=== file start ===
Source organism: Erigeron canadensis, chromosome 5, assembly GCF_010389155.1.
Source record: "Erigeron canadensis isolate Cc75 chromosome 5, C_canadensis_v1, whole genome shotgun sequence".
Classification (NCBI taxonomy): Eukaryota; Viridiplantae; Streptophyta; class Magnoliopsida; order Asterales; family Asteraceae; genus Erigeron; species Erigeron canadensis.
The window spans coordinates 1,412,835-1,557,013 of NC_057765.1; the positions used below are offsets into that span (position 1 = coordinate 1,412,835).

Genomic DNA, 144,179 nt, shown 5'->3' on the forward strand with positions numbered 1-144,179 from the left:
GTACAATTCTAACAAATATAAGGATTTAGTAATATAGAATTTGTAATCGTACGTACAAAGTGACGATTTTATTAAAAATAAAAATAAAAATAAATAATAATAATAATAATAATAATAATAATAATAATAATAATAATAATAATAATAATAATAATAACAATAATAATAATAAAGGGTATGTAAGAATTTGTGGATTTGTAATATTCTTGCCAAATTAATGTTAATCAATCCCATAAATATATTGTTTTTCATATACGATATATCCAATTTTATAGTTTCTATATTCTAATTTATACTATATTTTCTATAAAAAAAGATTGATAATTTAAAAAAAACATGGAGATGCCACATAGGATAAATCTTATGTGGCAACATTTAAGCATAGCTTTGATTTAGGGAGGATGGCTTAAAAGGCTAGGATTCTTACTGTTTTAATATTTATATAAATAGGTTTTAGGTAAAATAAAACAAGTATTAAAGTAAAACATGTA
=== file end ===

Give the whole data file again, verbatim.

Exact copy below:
Source organism: Erigeron canadensis, chromosome 5, assembly GCF_010389155.1.
Source record: "Erigeron canadensis isolate Cc75 chromosome 5, C_canadensis_v1, whole genome shotgun sequence".
Classification (NCBI taxonomy): Eukaryota; Viridiplantae; Streptophyta; class Magnoliopsida; order Asterales; family Asteraceae; genus Erigeron; species Erigeron canadensis.
The window spans coordinates 1,412,835-1,557,013 of NC_057765.1; the positions used below are offsets into that span (position 1 = coordinate 1,412,835).

Genomic DNA, 144,179 nt, shown 5'->3' on the forward strand with positions numbered 1-144,179 from the left:
GTACAATTCTAACAAATATAAGGATTTAGTAATATAGAATTTGTAATCGTACGTACAAAGTGACGATTTTATTAAAAATAAAAATAAAAATAAATAATAATAATAATAATAATAATAATAATAATAATAATAATAATAATAATAATAATAATAATAACAATAATAATAATAAAGGGTATGTAAGAATTTGTGGATTTGTAATATTCTTGCCAAATTAATGTTAATCAATCCCATAAATATATTGTTTTTCATATACGATATATCCAATTTTATAGTTTCTATATTCTAATTTATACTATATTTTCTATAAAAAAAGATTGATAATTTAAAAAAAACATGGAGATGCCACATAGGATAAATCTTATGTGGCAACATTTAAGCATAGCTTTGATTTAGGGAGGATGGCTTAAAAGGCTAGGATTCTTACTGTTTTAATATTTATATAAATAGGTTTTAGGTAAAATAAAACAAGTATTAAAGTAAAACATGTA